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Navigating the Ethical Minefield of Nursing Home Litigation

(1k+ reviews)

Produced on October 25, 2018

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$ 99 Ethics and Personal Injury and Negligence In Stock
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Course Information

Time 1h 1m
Difficulty Intermediate
Topics covered in this course: Ethics Personal Injury and Negligence

Course Description

As if managing the medicine, nursing standards, and thousands of pages of OBRA regulations isn’t enough, nursing home litigation presents a literal minefield of ethical quandaries and challenges. From initial case retention to litigation and eventual settlement, there are ethical issues abound. If these issues are not carefully addressed, violations are inevitable.

Learning how to screen, build, and resolve a claim involves three-dimensional analysis of the intersection of frequent tensions found between our clients’ best interests and the constraints contained within the RPC’s.

There is a way to have it all, so long as the intensive, pre-emptive work is done. Join attorney David Cohen for this discussion on nursing home litigation, where knowledge, anticipation, and hard decisions (along with direct confrontation of these challenges) will allow the practitioner to sleep well at night - while doing right by their clients.

Learning Objectives:

  1. Manage the interrelationship between RPC 4.2 and former employee testimony
  2. Walk the fine line between damage control and witness tampering for the defense
  3. Handle family issues and determine who is the real client and managing intra-familial disputes
  4. Properly report, dispute, and pay all forms of liens
  5. Address the issue of non-disclosure agreements in releases, weighing competing duties between present and future clients

Credit Information

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David Cohen

Cohen Abuse Analytics Law, LLC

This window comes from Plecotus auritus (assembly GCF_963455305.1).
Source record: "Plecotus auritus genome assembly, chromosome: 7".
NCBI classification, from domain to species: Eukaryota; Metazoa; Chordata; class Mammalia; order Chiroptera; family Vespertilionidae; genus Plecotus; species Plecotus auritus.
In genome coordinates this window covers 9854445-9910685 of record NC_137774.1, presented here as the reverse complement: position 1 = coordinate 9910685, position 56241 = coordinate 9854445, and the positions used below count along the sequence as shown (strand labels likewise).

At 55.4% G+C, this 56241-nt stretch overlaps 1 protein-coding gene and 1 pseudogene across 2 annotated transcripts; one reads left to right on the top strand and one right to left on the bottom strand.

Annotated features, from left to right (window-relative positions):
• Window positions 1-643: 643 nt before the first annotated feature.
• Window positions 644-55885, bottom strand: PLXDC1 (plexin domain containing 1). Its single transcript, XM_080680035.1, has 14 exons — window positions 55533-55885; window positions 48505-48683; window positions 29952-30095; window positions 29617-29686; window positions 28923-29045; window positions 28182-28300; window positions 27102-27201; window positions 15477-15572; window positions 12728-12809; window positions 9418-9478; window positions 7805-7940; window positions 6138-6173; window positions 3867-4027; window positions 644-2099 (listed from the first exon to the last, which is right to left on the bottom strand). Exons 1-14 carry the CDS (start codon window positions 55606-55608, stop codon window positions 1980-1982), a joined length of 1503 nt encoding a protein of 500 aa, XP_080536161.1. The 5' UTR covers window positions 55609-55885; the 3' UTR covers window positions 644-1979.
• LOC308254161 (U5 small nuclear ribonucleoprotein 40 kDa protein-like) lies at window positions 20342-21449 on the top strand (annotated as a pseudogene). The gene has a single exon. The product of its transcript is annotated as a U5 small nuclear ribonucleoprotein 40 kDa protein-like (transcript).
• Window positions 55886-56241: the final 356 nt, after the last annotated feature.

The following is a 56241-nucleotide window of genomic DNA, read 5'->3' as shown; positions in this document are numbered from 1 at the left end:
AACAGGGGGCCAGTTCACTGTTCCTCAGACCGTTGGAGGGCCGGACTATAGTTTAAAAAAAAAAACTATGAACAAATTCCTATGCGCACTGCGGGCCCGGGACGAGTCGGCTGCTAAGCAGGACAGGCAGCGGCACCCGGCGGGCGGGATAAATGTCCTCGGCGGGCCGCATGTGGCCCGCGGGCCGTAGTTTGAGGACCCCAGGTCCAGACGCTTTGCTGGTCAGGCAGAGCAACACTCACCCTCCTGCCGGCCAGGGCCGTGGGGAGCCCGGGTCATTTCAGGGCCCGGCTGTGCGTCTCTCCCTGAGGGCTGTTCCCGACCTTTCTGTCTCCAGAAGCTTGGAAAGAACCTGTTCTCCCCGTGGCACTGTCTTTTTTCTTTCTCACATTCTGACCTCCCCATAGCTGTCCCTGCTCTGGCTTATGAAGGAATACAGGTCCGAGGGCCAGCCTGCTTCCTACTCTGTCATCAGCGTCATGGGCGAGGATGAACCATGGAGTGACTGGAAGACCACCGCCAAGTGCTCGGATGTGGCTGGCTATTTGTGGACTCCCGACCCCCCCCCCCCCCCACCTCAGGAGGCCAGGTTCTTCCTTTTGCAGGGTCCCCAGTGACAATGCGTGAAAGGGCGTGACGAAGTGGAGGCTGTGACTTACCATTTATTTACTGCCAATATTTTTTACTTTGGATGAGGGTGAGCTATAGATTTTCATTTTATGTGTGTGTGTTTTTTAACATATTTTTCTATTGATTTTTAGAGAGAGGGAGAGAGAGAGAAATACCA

Certified by the Supreme Court of New Jersey as a Civil Trial Attorney.  

Decades of legal advocacy for consumers in obtaining nursing home negligence settlements and litigation for those harmed by Corporate Abuse Committed by the Nursing Home Industry.

Litigation Support and Consultation for attorneys litigating against the Long Term Care Industry. Register for one of Cohen's Continuing Legal Education Programs on Nursing Home Litigation - 93 minutes.

Advocacy for Consumers through third-party tort litigation and legal malpractice lawsuits who have been harmed by excessive divorce costs and other harms resulting from malpractice and Divorce Attorney Billing Abuse.

Specialized Client Representation and Attorney Instruction:

Elder Abuse and Assisted Living Facility Litigation

Group Homes

Hospital Abuse


Member, New Jersey State Bar Association

Past Chair of Public Education, Mercer County Bar Association

Past Chair of the National Nursing Home Litigation Group of the American Association for Justice 

Past National Chair, American Association for Justice – Sections and Litigation Group Coordination Committee

Chair of over 35 National and State level instructional attorney seminars on Nursing Home Litigation through the American Association for Justice, The New Jersey Association for Justice, The New Jersey Institute for Continuing Legal Education - and others.


New Jersey

United States District Court, District of New Jersey

United States Court of Appeals, Third Circuit


J.D., Rutgers University School of Law – Camden, 1989

B.A., Economics and Philosophy; George Washington University, 1986



Co‑counsel on trial team generating the largest nursing home verdict in New Jersey history, Dwyer v. Harborview – in the amount of 13.2 million dollars.  

After hearing 7 weeks of evidence and witnesses, which included photographs of stage IV pressure ulcers (bedsores), evidence of lethal levels of nutritional deprivation, plaintiff’s contentions of falsifications in the medical record and plaintiff’s contentions of inadequate staffing and care, the jury returned with the largest verdict in Hudson County history. Immediately following the verdict, numerous post-verdict filings were made by both the plaintiff and the defense. Over one year after the verdict, the trial judge determined that it had given improper instructions to the jury, as a consequence of the opinions expressed in the text of an unrelated decision released on a different case (that had not been released until nearly a year after this verdict). However, the content of the instructions at issue in Dwyer were agreed upon by Plaintiff, the defense and the Court itself. The Court ordered the parties to re-try the case. Soon, the case found its way before the Appellate Division (a higher-level court), with Plaintiff’s contention that the trial court’s instructions were proper, were wholly in line with the as-yet unreleased and unrelated decision and were unassailable by virtue of the fact that they were acceded to by the defense.